In the cell nucleus, DNA wraps around what are called histone proteins, forming regularly spaced spherical bodies called nucleosomes. Thus, large portions of the genetic material are inaccessible to the gene reading machinery. Scientists at the German Cancer Research Center (Deutsches Krebsforschungszentrum, DKFZ) have now simulated at high time resolution how short DNA segments repeatedly detach spontaneously from the nucleosome. The group has been the first to demonstrate that the spool-shaped histone proteins have an active role in opening access to the genetic information.
Histones are evolutionary highly conserved proteins which are much the same in man, mouse or threadworm. They serve as coils around which the DNA molecule, a thread of several feet, wraps in the cell nucleus. Up until recent years, histones were believed to be little more than DNA packaging material. However, by now it is known that they also determine which genes are read and which are not read; thus, they actively participate in regulating many cell functions.
At DKFZ, Professor Dr. Jörg Langowski is studying the interactions of DNA and its "packaging" at a molecular level. "For DNA to be read it must be at least temporarily accessible. We wanted to find out how and, more importantly, for how long histones and DNA thread disassociate from their tightly wrapped state. This gives us a better understanding of how DNA is read and how this mechanism may possibly be disrupted in cancer cells," says Langowski, outlining the goal of his recently published research.
The packaging of DNA in the cell nucleus is extremely well studied: Each DNA spool consists of two molecules each of four different histone proteins. In each nucleosome, a DNA thread of 146 base pairs wraps around this spherical histone complex exactly 1.75 times. A small stretch of unwrapped DNA of variable length is followed by the next histone spool, forming a structure that looks like beads on a string. Prior studies have suggested that there must be a balance of "wrapped" and unwrapped DNA in the cell nucleus.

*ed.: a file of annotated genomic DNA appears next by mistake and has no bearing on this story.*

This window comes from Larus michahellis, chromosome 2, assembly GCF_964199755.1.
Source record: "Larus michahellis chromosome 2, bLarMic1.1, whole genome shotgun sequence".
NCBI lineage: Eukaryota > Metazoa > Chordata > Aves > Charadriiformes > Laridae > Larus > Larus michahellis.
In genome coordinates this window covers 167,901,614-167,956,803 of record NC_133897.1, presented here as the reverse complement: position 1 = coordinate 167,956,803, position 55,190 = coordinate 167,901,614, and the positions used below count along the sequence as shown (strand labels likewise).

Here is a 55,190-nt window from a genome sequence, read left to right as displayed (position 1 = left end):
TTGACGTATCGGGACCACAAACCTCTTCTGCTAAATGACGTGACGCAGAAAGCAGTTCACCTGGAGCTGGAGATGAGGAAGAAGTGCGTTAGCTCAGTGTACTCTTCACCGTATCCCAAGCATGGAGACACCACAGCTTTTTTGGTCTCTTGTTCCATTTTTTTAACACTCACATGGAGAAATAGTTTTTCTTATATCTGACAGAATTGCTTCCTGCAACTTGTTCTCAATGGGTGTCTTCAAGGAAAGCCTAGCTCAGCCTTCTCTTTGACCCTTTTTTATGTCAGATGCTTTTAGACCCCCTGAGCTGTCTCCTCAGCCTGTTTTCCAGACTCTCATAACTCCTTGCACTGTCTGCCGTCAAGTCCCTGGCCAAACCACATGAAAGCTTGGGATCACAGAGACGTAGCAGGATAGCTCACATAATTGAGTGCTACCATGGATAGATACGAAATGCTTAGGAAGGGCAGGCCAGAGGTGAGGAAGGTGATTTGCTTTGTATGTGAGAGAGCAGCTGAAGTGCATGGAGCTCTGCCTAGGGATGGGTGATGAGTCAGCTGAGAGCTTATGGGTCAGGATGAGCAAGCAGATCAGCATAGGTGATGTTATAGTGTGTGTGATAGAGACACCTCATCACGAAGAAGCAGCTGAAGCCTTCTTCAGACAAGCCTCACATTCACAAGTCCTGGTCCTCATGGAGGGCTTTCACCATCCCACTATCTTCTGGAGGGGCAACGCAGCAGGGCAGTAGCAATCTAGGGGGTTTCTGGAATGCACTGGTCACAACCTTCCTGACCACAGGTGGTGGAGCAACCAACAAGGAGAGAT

Langowski and his coworkers have now been able to resolve these interactions at a highly precise timescale using a novel computer simulation. The researchers observed two different spontaneously occurring open states of which the longer-lived one lasts one hundred thousandth of a second, while the shorter-lived one, during which exactly nine DNA building blocks dissociate from the nucleosome, lasts no more than a few millionths of a second. The group discovered that in both cases the free end of the H3 histone actively moves between protein core and DNA, thus detaching short DNA segments. The investigators assume that once the DNA segments are released from the protein binding, more segments of the DNA thread can be unwrapped more easily.
An interesting observation in this context is that the cell attaches a multitude of chemical, or what is called epigenetic, tags to exactly this free end of the H3 histone. These tags -- which are often altered in tumor cells -- have an influence on which genes are read and which are not. "Our observations now also confirm at an atomic level that the H3 tail plays a key role in determining when DNA is accessible and genes can be read and when this is not the case. It is what you could call a foot in the door to access the genetic information," said Langowski interpreting his results.
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